Edited by Robert F. Salvino Jr., Michael T. Tasto and Gregory M. Randolph
Chapter 4: Measures of entrepreneurship and institutions: a more formal robustness check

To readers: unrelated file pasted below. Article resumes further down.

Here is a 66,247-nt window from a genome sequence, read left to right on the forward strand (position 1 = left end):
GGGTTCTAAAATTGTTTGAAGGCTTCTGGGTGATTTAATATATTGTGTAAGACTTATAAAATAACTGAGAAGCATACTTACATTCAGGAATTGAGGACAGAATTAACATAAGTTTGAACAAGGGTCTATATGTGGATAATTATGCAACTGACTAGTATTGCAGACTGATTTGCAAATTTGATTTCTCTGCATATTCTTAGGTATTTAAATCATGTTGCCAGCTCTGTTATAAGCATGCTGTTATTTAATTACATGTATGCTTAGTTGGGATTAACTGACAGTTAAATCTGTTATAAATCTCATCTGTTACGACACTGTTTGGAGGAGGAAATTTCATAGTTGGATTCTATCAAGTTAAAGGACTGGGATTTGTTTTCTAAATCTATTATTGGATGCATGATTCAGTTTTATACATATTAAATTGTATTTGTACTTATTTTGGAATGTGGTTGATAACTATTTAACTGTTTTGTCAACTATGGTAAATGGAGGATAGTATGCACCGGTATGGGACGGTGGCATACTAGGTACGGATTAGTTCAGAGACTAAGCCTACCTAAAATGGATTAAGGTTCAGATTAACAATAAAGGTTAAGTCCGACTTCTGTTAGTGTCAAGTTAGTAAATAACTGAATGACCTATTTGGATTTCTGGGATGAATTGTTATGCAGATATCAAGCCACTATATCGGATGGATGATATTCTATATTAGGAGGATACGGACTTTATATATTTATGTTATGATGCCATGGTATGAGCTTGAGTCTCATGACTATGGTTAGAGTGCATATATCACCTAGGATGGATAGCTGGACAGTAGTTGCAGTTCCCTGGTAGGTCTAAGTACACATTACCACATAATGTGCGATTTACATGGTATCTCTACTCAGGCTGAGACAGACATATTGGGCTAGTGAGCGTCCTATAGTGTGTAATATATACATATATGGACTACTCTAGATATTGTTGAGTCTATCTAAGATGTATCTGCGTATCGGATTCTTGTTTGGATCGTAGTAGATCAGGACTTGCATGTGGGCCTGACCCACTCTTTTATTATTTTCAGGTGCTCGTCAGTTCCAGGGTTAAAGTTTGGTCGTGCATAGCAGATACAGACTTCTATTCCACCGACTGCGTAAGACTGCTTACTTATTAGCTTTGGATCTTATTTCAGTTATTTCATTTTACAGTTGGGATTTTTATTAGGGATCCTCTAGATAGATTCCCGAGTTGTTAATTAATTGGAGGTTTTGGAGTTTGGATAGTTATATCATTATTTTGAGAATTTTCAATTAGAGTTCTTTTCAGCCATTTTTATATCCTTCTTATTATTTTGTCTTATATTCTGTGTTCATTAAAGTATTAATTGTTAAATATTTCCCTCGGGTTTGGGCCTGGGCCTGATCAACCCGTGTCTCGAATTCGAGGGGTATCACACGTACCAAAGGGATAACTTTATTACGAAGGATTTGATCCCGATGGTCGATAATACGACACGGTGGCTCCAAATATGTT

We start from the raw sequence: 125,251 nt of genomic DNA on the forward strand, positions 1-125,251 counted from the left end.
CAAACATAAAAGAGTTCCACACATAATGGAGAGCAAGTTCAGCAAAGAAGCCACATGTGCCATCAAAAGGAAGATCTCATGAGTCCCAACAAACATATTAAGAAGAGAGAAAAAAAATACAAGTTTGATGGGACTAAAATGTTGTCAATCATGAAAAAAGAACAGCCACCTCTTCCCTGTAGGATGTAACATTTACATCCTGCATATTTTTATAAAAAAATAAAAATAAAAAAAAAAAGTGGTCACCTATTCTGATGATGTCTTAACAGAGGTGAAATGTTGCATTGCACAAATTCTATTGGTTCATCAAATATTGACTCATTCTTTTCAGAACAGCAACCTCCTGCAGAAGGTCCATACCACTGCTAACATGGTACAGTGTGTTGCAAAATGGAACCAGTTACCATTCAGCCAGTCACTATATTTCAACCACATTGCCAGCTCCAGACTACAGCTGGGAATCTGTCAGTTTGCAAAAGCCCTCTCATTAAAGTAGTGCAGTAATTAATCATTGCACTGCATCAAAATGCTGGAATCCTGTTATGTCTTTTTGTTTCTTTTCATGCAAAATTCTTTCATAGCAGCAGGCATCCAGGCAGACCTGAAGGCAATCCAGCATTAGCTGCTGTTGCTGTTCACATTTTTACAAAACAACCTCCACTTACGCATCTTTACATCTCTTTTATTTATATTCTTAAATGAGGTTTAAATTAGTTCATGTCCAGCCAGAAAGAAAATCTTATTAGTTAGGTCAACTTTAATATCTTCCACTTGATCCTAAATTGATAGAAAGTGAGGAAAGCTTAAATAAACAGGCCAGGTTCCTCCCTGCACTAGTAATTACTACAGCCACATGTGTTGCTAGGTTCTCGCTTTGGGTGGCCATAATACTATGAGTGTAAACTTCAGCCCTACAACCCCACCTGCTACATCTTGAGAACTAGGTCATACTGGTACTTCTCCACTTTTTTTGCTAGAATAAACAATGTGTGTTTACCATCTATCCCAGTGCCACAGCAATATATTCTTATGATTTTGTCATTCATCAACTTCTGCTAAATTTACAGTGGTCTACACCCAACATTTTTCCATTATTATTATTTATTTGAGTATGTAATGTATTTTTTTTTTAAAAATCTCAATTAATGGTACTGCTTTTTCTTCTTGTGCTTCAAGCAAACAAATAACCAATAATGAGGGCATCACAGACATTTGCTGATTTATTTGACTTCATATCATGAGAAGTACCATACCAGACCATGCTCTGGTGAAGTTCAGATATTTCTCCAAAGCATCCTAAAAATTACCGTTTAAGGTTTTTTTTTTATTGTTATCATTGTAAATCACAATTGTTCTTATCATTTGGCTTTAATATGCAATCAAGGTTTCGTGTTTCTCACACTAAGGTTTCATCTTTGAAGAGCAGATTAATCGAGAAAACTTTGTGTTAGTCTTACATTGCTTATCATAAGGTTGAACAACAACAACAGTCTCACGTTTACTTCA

After years of empirical research several “stylized facts” (Kaldor, 1961) have emerged from the entrepreneurship research literature. Entrepreneurship is a vital ingredient of economic development, both internationally and intra-nationally. The type and amount of entrepreneurial activity depends on a society’s “institutions” – the legal, political, and social rules of the game. The “rules” of a classical liberal society promote pro-development entrepreneurship more than the “rules” of other types of social organization (Sobel, 2008). In order to measure the degree to which a society conforms to the classical liberal ideal, a literature has developed around the so-called economic freedom indices (Gwartney and Lawson, 2003; Karabegovic et al., 2003). However, the literature uses different measures of entrepreneurship, different measures of institutions, different models, and different estimators. On the one hand, these “facts” are a robustness check. Unless there was something “real” to these facts, it seems very unlikely to have such similar findings across such dissimilar empirical approaches. This is one type of robustness check, which we’ll refer to as “informal robustness check.” There are more formal types of robustness checks, too. One would be to conduct meta-analysis on the relationship between institutions and entrepreneurial activity, such as Doucouliagos and Ulubasoglu (2006) performed on the more general contention that more economic freedom increases a society’s wealth. Unfortunately, although there are numerous studies relating economic freedom to entrepreneurial activity, there are not enough studies to conduct a meta-analysis.
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